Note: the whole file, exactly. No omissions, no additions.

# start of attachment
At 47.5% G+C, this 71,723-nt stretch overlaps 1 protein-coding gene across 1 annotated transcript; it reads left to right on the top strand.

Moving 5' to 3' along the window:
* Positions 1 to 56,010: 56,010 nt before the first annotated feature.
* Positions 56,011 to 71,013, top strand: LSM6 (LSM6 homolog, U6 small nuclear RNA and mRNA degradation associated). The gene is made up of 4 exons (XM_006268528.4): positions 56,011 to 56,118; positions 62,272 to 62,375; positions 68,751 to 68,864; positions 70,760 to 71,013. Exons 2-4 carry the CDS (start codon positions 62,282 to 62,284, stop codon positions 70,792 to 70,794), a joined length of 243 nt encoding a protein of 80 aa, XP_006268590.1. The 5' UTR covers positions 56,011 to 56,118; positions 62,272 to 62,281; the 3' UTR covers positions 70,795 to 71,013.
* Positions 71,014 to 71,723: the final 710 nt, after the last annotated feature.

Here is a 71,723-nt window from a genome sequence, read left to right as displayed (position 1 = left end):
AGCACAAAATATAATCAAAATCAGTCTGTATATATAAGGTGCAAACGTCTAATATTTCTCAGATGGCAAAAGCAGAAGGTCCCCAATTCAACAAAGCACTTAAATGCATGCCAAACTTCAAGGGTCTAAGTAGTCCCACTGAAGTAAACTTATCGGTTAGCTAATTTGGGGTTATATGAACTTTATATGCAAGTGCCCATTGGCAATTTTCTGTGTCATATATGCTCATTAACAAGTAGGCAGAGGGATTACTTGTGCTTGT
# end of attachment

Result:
At 47.5% G+C, this 71,723-nt stretch overlaps 1 protein-coding gene across 1 annotated transcript; it reads left to right on the top strand.

Moving 5' to 3' along the window:
* Positions 1 to 56,010: 56,010 nt before the first annotated feature.
* Positions 56,011 to 71,013, top strand: LSM6 (LSM6 homolog, U6 small nuclear RNA and mRNA degradation associated). The gene is made up of 4 exons (XM_006268528.4): positions 56,011 to 56,118; positions 62,272 to 62,375; positions 68,751 to 68,864; positions 70,760 to 71,013. Exons 2-4 carry the CDS (start codon positions 62,282 to 62,284, stop codon positions 70,792 to 70,794), a joined length of 243 nt encoding a protein of 80 aa, XP_006268590.1. The 5' UTR covers positions 56,011 to 56,118; positions 62,272 to 62,281; the 3' UTR covers positions 70,795 to 71,013.
* Positions 71,014 to 71,723: the final 710 nt, after the last annotated feature.

Here is a 71,723-nt window from a genome sequence, read left to right as displayed (position 1 = left end):
AGCACAAAATATAATCAAAATCAGTCTGTATATATAAGGTGCAAACGTCTAATATTTCTCAGATGGCAAAAGCAGAAGGTCCCCAATTCAACAAAGCACTTAAATGCATGCCAAACTTCAAGGGTCTAAGTAGTCCCACTGAAGTAAACTTATCGGTTAGCTAATTTGGGGTTATATGAACTTTATATGCAAGTGCCCATTGGCAATTTTCTGTGTCATATATGCTCATTAACAAGTAGGCAGAGGGATTACTTGTGCTTGT